Citiraya was founded by Mr Ng Teck Lee and his brother Raymond Ng in 1988 and engaged in recycling electronics waste. Subsequently, it went public in July 2002 and expanded its presence in 11 countries.
Raymond Ng sold his stake to Ng Teck Lee and left in April 2004. In early 2005, the corruption scandal broke-out, when Taiwan police raided the premises of some firms there which bought the goods from Ng.
Citiraya was subsequently placed under judicial management and rescued by a bailout plan. It was renamed and now operates as Centillion Environment and Recycling.
The authorities there were apparently alerted when scrapped chips that belonged to one of Citiraya’s US-based clients surfaced in Taiwan when the items should have been crushed and recycled in Singapore.
Computer chips meant to be scrapped were diverted for sale overseas and the level of precious metal extracted from waste was falsely declared.
Citiraya notched up 1,554 suspect transactions in 2004, with about $161 million in fake sales created between 2003 and 2005.
With the help of his brother Teck Boon, he swiped some 62 containers of electronic scrap between 2003 and 2004 and had them shipped to buyers in Hong Kong and Taiwan.
The scam was allegedly masterminded by Ng Teck Lee who involved in briberies amounting to almost $1.82 million being given to Citiraya employees and the staff of its clients.
He placed the profits into two Hong Kong accounts and used them to buy shares, property and make other purchases.
Ng Teck Lee fled with US$51m (S$72 m), made from selling used computer chips which Citiraya should have destroyed while 11 people including his third brother, Ng Teck Boon, Citiraya’s former assistant GM, have been convicted and jailed for 8 years for various charges
Mr Tan Liang Chye, a Director of Alvertex Pte Ltd, conspiring with Ng Teck Lee and several others in falsifying the accounts of the 2 private companies, which included the issue and receipt of false documents involving Citiraya. He was also charged with one count of assisting in concealing stolen properties, mostly electronics scrap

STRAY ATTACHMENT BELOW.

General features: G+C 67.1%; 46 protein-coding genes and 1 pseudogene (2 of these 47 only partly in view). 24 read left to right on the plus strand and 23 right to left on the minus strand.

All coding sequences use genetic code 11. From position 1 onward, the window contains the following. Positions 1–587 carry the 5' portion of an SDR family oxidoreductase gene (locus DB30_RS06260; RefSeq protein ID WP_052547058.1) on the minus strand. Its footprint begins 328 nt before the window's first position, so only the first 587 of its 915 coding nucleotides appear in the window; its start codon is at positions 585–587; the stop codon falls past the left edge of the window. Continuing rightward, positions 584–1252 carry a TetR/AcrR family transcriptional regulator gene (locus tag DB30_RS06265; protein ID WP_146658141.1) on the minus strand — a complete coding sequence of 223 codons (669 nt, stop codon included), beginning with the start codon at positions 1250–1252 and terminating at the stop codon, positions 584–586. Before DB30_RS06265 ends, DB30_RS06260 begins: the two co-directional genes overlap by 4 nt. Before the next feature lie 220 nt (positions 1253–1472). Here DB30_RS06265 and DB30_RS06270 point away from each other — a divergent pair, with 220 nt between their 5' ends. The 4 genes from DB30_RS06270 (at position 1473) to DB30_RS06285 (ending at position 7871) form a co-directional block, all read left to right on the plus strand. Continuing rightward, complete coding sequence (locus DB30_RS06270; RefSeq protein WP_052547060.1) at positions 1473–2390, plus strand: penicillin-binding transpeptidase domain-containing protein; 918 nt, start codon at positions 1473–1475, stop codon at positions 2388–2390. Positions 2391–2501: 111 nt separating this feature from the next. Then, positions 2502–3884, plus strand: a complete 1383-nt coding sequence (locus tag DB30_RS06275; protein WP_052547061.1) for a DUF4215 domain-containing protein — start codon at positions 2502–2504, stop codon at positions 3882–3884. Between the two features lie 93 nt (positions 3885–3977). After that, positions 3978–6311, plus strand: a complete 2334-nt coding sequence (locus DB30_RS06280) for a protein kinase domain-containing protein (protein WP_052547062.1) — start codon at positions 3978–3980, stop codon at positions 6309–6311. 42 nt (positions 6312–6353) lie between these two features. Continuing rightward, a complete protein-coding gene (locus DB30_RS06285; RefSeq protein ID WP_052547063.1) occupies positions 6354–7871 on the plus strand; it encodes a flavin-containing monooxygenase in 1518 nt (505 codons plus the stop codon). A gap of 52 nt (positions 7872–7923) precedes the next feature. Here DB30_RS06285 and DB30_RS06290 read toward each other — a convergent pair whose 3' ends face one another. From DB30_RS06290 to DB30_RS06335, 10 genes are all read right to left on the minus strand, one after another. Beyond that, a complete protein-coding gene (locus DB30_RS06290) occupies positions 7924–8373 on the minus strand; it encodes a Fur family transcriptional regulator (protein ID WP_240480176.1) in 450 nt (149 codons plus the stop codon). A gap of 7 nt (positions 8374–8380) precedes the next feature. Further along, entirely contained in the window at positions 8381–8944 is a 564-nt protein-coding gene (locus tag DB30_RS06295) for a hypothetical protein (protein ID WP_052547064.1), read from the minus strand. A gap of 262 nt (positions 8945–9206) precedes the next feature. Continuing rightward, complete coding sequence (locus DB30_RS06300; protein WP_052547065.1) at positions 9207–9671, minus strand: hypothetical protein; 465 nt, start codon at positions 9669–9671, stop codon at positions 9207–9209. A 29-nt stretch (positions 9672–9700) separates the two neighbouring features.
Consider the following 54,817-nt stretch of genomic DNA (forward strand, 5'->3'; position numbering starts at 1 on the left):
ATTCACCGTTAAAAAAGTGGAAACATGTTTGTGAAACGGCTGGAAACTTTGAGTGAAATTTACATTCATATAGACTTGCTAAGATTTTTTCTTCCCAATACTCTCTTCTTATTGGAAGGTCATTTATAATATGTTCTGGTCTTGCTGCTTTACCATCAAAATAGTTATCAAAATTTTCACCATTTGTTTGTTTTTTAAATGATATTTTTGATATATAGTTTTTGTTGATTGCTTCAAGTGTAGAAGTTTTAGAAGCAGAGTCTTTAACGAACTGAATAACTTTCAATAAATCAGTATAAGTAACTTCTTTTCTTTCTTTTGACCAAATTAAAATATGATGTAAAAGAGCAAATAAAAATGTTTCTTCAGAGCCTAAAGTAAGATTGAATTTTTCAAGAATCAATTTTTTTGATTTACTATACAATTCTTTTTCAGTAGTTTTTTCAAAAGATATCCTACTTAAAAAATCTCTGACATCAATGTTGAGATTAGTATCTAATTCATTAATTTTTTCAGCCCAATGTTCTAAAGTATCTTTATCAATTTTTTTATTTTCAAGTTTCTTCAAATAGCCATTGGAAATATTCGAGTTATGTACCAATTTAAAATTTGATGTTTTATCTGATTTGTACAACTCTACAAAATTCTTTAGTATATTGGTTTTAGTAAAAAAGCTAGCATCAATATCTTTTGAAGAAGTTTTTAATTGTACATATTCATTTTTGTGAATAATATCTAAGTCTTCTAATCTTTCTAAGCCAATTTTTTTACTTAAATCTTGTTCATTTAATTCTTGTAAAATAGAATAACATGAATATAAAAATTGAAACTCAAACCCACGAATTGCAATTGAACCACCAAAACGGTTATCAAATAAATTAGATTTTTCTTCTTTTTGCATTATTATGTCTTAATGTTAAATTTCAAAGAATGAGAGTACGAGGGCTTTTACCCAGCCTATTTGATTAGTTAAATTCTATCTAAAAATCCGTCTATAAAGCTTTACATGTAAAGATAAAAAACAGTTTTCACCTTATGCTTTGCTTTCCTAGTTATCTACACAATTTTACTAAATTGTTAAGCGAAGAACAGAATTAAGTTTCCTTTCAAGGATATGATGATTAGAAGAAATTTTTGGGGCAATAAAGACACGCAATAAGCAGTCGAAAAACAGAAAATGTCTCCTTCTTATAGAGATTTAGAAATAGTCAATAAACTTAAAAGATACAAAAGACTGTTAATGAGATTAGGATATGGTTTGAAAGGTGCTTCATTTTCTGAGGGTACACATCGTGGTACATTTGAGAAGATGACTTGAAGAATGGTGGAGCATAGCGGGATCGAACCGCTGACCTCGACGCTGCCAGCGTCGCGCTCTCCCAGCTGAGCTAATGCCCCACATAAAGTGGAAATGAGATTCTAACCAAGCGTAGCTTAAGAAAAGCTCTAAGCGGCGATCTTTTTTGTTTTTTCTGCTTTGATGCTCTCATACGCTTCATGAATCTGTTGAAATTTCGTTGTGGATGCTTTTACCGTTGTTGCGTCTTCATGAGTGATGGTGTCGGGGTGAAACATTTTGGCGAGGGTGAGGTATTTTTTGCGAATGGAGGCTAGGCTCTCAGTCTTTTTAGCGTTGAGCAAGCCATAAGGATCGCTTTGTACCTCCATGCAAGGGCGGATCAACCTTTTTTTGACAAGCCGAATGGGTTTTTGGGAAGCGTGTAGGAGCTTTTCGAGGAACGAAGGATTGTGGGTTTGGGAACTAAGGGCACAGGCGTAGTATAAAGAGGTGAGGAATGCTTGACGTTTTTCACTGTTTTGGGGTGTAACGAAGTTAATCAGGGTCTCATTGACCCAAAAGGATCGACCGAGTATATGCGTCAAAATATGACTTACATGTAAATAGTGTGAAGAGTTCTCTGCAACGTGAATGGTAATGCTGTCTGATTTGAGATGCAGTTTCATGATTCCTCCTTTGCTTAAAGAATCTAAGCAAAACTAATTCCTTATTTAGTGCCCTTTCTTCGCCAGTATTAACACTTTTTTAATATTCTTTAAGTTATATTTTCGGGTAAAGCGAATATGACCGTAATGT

Breach of fiduciary duties as the CEO / director by committing fraud against the company
Corruption offences by the management and staff of the Company and clients of the Company
Client’s Director’s fraud in:
falsifying accounts included the issue and receipt of false documents involving Citiraya; and
assisting in concealing stolen properties, mostly electronics scrap; and
Generally weak corporate governance within the company.
Considerations by Auditors:
~ Objectivity applied by auditors in evaluating evidence? eg: could the auditors have performed further work to verify the existence of sales and any related party transactions at arm’s length?
~ Reliance on management representation? eg: could the auditors have assessed the integrity of top management for fraud and paid more attention to the 3rd party sales/debtors confirmation and reconciliation, bank reconciliation statement and performed additional audit procedures than solely relying on management representation?
~ Professional Competence and Due Care? eg: could the auditors have performed more work, e.g., adopt an attitude of professional scepticism and be more alert to the possibility of fraud?
~ In this case, human issue is a greater challenge for auditors than a system weakness issue where fraud and intentional mis-statement of financial results committed by human are the greatest challenge to detect. It is always defended as “Auditors are Watchdogs, not bloodhounds”